One aspect of economic research I think is especially powerful is the ability to measure or monetize the things humans clearly value but for which a market price is not necessarily apparent. This is one of the aspects of economic analysis that gives it such dominance over other social sciences.
To begin, we must first accept that the price of a good that is bought or sold reflects some measure of value. So, if someone crashes into my car, we all accept the value of the car to me can be measured by the price of a replacement. We might not agree on just exactly which replacement is appropriate, but like C.S. Lewis describing fair play, the fact the insurance company and I are arguing about the appropriate replacement price necessarily admits a replacement price is an appropriate measure of value.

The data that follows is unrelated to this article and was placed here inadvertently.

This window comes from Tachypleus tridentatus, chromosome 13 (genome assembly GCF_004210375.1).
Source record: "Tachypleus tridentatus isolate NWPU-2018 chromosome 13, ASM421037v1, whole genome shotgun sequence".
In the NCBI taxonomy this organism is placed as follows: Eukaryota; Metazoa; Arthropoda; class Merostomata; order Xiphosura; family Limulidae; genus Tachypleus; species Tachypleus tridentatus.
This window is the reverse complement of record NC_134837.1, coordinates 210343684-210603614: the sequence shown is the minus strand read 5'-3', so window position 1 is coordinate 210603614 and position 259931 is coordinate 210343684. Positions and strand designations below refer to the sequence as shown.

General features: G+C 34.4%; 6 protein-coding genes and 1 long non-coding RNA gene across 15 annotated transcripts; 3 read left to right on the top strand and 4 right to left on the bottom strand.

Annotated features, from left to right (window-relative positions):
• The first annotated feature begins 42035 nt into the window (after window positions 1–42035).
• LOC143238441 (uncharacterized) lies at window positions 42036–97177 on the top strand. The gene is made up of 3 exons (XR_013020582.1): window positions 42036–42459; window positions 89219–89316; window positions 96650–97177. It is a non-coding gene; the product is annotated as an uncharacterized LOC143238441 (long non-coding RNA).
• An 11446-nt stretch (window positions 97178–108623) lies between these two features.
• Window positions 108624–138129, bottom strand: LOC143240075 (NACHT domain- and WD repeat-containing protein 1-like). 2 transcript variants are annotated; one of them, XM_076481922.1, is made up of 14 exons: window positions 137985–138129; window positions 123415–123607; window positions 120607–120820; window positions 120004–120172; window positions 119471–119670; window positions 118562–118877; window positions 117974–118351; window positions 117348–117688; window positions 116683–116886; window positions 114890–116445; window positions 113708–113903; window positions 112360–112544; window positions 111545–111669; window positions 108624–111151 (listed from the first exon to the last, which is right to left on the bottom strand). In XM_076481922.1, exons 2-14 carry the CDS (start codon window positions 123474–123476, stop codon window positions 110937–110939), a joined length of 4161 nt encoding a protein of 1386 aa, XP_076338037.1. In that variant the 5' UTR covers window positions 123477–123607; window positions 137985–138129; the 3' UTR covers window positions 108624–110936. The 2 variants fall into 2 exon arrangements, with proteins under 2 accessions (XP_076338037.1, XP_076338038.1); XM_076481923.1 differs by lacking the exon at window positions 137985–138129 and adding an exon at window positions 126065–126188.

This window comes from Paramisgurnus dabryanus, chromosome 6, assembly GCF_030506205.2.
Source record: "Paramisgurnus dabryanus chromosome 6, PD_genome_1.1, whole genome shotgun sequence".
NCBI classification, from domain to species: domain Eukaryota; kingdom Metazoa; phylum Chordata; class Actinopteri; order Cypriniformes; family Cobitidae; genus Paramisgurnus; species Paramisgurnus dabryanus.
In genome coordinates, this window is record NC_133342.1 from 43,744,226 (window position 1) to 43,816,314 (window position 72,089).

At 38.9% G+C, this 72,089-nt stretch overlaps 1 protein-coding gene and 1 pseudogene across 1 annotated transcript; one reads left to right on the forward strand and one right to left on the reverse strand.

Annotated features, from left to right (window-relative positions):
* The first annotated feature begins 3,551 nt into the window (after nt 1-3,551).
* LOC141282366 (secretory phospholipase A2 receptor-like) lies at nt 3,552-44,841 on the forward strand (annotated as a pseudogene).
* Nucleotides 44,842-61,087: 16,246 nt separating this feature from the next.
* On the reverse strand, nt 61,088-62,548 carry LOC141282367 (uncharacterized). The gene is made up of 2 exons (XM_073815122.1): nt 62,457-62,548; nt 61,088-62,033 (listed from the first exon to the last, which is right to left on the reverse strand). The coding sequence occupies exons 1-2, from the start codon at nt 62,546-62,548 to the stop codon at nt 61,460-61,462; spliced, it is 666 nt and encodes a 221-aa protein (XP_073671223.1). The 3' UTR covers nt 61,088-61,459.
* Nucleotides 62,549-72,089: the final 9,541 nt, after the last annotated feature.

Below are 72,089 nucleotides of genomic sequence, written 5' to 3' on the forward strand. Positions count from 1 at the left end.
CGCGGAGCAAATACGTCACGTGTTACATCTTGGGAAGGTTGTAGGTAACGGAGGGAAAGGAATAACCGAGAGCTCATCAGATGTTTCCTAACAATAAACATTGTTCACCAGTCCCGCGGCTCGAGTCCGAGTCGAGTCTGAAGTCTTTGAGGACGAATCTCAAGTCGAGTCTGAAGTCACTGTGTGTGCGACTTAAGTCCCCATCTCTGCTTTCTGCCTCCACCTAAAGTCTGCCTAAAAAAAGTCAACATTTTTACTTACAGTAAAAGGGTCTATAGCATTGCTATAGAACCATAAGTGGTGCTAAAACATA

The problem is that many things we value are not bought and sold, and so have no visible price. On most occasions this does not matter, but when we are confronted with policy decisions about scarce resources, the absence of a value measure increases our risk of making bad choices. Environmental issues are most commonly associated with this issue, and economists have two tools for measuring value. The first of these is the performance of psychology-like experiments or surveys. These studies have shown great promise but are very costly to perform.
The second method of assigning value is to observe the price of an item consumed along with the good in question. Take for example two identical houses in every respect, except that one is nestled in a quiet neighborhood, while the other at the end of a busy airport runway. The price difference between these two homes is a good approximation of the value of quiet or the disamenity value of noise.